Joe Freeman Britt, a flamboyant district attorney from North Carolina who notoriously and proudly wore the title of the country’s “deadliest prosecutor” by winning dozens of death-row convictions in his rural district, died April 6 in his home town of Lumberton, N.C. He was 80.
The death was first reported in North Carolina media outlets. The cause of death was not disclosed.
Mr. Britt took office as a district attorney in 1974, quickly building a reputation as a tenacious prosecutor in a rural area of eastern North Carolina that included Robeson and Scotland counties.
During the previous 27 years, no one in the two counties had been sentenced to death. After just one year on the job, Mr. Britt had won more death-row convictions than any other prosecutor in the country.
“I’m not some hick prosecutor just railroading these people away,” Mr. Britt told Newsweek magazine in 1975. “I don’t like to use words like crusade, but I’m doing something I like doing that needs to be done.”
Robeson County had a population of about 100,000, equally divided among black, white and American Indian residents. It was one of the poorest regions in North Carolina, with a thriving drug trade and the state’s highest murder rate.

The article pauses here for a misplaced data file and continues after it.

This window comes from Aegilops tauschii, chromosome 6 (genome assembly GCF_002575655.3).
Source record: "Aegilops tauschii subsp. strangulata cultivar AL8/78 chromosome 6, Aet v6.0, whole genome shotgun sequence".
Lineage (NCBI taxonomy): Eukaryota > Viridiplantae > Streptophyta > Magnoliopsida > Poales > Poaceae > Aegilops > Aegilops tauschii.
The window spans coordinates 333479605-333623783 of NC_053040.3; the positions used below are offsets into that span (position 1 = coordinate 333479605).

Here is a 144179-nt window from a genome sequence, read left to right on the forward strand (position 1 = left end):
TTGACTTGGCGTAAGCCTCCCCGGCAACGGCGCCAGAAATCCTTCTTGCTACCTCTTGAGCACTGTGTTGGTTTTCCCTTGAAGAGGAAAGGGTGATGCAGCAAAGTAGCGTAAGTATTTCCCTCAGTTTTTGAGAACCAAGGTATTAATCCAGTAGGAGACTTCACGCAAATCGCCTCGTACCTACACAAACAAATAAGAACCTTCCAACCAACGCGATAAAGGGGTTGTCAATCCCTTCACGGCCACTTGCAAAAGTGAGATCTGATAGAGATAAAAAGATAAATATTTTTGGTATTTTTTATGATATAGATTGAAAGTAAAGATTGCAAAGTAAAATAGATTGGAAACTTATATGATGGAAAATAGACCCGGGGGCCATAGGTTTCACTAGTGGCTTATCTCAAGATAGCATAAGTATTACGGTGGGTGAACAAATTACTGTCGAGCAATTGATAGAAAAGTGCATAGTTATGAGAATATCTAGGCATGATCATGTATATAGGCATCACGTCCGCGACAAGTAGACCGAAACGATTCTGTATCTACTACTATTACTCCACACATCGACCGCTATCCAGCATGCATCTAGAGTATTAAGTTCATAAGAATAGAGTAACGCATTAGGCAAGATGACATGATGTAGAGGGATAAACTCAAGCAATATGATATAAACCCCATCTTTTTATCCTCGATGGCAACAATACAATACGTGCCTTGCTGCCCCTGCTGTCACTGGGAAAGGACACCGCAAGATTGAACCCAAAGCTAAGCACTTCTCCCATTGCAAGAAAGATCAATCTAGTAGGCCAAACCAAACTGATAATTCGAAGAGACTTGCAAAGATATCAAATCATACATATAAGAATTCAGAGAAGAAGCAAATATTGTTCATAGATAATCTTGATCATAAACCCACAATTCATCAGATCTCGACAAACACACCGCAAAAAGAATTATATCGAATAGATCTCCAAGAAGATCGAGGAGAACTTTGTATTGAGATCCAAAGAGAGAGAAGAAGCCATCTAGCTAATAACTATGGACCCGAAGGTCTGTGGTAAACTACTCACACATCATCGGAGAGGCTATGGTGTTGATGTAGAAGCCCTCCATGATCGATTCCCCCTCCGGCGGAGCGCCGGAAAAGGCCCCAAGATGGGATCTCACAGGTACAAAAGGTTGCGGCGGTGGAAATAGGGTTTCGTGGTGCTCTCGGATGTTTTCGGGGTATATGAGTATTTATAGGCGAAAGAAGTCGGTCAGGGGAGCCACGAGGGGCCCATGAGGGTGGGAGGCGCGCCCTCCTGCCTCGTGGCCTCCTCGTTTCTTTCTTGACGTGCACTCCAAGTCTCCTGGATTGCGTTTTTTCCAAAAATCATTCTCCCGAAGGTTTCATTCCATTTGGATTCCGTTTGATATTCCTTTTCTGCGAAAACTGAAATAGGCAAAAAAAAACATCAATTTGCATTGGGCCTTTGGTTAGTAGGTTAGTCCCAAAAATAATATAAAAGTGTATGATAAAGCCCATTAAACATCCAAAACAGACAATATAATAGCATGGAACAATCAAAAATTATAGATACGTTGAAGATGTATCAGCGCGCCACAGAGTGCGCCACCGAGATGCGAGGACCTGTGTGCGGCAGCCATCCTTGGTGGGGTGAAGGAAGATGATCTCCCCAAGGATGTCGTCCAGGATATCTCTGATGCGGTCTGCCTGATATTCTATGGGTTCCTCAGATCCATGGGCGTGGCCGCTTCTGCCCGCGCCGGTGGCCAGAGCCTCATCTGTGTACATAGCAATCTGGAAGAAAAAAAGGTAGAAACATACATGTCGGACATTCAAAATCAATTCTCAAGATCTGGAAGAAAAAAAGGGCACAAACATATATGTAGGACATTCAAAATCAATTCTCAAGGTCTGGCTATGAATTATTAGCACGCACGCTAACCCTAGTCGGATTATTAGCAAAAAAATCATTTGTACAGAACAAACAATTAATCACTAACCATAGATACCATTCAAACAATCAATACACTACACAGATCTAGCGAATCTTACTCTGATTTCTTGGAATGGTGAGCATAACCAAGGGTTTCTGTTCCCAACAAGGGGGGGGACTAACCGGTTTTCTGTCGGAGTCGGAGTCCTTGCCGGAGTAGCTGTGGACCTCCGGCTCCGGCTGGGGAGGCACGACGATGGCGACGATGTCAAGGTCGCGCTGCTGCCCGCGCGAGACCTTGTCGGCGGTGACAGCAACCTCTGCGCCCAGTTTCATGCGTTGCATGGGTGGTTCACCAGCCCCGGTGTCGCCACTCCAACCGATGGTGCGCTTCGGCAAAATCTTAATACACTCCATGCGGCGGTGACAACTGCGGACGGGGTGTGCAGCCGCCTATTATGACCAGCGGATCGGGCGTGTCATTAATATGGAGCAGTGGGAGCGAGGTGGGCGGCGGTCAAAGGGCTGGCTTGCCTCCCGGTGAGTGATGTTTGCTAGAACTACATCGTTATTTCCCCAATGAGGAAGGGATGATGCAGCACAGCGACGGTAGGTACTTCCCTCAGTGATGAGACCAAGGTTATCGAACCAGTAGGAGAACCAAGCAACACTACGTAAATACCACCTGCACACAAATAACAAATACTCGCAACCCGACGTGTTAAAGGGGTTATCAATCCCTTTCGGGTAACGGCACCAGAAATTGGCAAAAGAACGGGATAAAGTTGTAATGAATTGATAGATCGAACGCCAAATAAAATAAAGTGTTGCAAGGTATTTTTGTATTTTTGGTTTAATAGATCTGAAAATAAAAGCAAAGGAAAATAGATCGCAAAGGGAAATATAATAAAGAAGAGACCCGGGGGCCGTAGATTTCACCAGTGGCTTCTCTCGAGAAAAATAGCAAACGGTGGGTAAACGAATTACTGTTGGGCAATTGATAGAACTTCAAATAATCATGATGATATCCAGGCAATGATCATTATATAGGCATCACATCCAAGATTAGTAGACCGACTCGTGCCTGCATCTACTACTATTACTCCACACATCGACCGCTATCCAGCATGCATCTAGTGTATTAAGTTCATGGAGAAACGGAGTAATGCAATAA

The 6-foot-6 Mr. Britt was an intimidating courtroom presence, powerfully built with a shock of wavy hair and a flair for oratory, highlighted by his booming baritone voice. He brandished the bloody clothing of murder victims before the jury, waved a Bible in his hand and spoke as if channeling the voices of victims.
“That poor victim lying six feet underground has nobody to speak for him but me,” he told Newsweek, “and nobody to hear his side but 12 jurors.”
As a college student, Mr. Britt had campaigned against the death penalty, but after becoming a district attorney, he changed his mind.
He won a designation in the Guinness Book of Records as “the deadliest prosecutor.”
Mr. Britt appeared on CBS’s “60 Minutes” and led training sessions throughout the country to teach other prosecutors how to win convictions. “Go after them and tear that jugular out,” he said in a session filmed by “60 Minutes.”